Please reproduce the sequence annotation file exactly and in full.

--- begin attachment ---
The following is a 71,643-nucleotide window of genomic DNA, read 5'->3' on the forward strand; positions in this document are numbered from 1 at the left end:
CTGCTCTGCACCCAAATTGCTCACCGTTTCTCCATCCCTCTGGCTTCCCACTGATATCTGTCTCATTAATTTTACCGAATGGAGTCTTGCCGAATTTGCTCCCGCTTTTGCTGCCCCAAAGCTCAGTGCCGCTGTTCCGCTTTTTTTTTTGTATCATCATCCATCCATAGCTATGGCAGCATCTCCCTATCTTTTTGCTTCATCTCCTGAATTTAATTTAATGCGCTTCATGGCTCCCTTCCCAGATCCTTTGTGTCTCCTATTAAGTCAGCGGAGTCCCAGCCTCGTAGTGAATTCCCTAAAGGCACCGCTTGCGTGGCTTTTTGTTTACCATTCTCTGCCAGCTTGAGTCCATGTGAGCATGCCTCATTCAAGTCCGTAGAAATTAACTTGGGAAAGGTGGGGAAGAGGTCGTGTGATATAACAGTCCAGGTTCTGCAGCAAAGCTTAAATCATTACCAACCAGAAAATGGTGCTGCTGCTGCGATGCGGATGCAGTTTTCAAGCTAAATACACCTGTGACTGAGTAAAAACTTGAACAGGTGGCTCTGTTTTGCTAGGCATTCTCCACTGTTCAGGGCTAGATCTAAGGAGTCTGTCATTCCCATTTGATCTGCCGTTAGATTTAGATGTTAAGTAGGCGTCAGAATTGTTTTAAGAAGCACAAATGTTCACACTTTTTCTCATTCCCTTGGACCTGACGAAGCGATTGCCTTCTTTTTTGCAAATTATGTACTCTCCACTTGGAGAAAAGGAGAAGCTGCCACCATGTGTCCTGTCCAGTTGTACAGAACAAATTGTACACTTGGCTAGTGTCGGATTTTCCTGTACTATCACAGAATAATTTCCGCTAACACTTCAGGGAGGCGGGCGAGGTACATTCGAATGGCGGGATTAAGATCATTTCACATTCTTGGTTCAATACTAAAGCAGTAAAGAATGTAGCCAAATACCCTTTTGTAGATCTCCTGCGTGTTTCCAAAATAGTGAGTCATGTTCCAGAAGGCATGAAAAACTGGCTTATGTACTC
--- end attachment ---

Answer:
The following is a 71,643-nucleotide window of genomic DNA, read 5'->3' on the forward strand; positions in this document are numbered from 1 at the left end:
CTGCTCTGCACCCAAATTGCTCACCGTTTCTCCATCCCTCTGGCTTCCCACTGATATCTGTCTCATTAATTTTACCGAATGGAGTCTTGCCGAATTTGCTCCCGCTTTTGCTGCCCCAAAGCTCAGTGCCGCTGTTCCGCTTTTTTTTTTGTATCATCATCCATCCATAGCTATGGCAGCATCTCCCTATCTTTTTGCTTCATCTCCTGAATTTAATTTAATGCGCTTCATGGCTCCCTTCCCAGATCCTTTGTGTCTCCTATTAAGTCAGCGGAGTCCCAGCCTCGTAGTGAATTCCCTAAAGGCACCGCTTGCGTGGCTTTTTGTTTACCATTCTCTGCCAGCTTGAGTCCATGTGAGCATGCCTCATTCAAGTCCGTAGAAATTAACTTGGGAAAGGTGGGGAAGAGGTCGTGTGATATAACAGTCCAGGTTCTGCAGCAAAGCTTAAATCATTACCAACCAGAAAATGGTGCTGCTGCTGCGATGCGGATGCAGTTTTCAAGCTAAATACACCTGTGACTGAGTAAAAACTTGAACAGGTGGCTCTGTTTTGCTAGGCATTCTCCACTGTTCAGGGCTAGATCTAAGGAGTCTGTCATTCCCATTTGATCTGCCGTTAGATTTAGATGTTAAGTAGGCGTCAGAATTGTTTTAAGAAGCACAAATGTTCACACTTTTTCTCATTCCCTTGGACCTGACGAAGCGATTGCCTTCTTTTTTGCAAATTATGTACTCTCCACTTGGAGAAAAGGAGAAGCTGCCACCATGTGTCCTGTCCAGTTGTACAGAACAAATTGTACACTTGGCTAGTGTCGGATTTTCCTGTACTATCACAGAATAATTTCCGCTAACACTTCAGGGAGGCGGGCGAGGTACATTCGAATGGCGGGATTAAGATCATTTCACATTCTTGGTTCAATACTAAAGCAGTAAAGAATGTAGCCAAATACCCTTTTGTAGATCTCCTGCGTGTTTCCAAAATAGTGAGTCATGTTCCAGAAGGCATGAAAAACTGGCTTATGTACTC